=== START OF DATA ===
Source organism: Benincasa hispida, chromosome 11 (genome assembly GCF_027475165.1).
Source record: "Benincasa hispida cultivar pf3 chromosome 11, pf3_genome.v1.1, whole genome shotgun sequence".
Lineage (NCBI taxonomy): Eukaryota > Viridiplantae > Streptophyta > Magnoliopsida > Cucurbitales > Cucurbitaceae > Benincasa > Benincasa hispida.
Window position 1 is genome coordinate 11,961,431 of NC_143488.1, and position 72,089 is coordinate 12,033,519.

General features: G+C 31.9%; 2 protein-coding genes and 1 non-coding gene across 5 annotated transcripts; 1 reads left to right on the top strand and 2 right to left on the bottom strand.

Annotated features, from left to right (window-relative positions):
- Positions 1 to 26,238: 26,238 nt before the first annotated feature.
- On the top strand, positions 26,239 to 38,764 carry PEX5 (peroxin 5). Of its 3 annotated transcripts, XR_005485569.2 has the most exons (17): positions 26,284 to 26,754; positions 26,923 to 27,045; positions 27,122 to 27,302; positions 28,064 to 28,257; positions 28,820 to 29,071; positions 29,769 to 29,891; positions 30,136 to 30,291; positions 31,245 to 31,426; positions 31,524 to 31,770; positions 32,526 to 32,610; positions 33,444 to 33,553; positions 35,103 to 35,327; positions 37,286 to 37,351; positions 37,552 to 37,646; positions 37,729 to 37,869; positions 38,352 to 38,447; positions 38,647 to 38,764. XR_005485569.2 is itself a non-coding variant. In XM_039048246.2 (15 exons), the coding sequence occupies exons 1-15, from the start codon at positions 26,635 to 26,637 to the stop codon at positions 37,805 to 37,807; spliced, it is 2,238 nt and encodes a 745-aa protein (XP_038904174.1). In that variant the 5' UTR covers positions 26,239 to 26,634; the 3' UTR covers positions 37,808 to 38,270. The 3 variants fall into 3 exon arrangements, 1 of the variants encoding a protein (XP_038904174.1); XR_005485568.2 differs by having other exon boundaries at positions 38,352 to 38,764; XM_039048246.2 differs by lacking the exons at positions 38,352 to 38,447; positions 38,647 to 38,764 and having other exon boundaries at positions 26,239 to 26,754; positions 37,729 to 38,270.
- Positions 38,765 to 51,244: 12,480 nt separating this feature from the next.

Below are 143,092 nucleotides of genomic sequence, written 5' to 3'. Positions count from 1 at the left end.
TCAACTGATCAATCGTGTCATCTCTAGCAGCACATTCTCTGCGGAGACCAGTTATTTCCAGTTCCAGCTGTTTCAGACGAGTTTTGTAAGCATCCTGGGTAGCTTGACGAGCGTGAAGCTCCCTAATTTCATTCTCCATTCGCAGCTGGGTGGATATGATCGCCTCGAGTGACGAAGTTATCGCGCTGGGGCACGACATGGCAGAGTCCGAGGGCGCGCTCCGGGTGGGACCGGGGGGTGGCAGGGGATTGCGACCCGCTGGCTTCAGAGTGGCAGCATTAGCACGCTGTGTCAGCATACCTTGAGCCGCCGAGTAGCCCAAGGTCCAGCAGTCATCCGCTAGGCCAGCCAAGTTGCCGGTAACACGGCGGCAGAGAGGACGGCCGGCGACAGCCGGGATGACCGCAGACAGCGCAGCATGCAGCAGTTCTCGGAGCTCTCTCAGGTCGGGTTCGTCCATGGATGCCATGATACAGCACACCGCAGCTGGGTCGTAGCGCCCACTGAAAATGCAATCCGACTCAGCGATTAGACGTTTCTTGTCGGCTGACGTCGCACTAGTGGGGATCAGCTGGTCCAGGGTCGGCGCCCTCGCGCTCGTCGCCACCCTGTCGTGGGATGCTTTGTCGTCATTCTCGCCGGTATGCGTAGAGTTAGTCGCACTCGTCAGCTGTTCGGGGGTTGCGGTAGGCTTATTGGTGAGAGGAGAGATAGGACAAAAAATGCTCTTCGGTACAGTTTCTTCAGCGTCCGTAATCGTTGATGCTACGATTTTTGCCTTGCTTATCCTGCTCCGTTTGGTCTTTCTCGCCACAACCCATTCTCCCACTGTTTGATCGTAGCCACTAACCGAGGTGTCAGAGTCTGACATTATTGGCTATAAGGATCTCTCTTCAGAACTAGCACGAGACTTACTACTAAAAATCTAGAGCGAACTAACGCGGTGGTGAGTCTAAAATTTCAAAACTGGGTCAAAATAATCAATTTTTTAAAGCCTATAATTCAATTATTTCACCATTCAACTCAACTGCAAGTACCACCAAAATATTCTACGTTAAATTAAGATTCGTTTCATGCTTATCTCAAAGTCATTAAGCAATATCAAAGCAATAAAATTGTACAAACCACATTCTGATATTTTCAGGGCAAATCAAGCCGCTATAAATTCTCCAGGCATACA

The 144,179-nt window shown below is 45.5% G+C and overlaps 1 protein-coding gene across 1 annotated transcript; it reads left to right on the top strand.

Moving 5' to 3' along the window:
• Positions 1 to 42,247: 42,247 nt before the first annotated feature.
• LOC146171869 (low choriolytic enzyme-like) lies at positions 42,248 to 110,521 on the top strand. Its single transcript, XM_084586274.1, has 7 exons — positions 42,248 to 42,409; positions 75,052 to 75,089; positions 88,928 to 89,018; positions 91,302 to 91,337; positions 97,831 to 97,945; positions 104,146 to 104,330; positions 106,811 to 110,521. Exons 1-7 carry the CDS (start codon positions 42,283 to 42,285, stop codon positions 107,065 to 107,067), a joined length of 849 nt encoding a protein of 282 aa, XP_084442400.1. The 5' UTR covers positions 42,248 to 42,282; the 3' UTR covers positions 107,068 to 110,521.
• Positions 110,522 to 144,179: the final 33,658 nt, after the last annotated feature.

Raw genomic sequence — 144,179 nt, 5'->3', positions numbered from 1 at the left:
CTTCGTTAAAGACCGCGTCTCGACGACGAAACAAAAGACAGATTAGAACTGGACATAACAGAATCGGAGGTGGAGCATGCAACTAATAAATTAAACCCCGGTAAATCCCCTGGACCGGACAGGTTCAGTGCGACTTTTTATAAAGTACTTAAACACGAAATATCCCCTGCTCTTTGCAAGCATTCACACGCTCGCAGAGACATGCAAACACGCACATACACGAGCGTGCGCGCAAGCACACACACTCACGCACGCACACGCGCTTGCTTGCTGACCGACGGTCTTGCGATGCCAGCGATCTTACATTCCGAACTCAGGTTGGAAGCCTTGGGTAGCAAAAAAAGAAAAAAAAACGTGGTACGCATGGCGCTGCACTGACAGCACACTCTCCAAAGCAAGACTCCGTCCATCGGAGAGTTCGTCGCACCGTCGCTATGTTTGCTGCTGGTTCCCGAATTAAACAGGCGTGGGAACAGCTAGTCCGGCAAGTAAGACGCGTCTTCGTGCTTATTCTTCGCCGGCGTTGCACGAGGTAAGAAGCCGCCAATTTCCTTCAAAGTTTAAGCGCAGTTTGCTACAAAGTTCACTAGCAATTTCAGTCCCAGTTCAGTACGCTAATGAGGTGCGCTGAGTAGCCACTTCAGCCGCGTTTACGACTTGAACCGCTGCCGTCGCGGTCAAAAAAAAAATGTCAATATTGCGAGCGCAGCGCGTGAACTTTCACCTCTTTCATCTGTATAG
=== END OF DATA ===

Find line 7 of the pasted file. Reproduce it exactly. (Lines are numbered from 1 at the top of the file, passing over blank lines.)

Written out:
- Positions 1 to 26,238: 26,238 nt before the first annotated feature.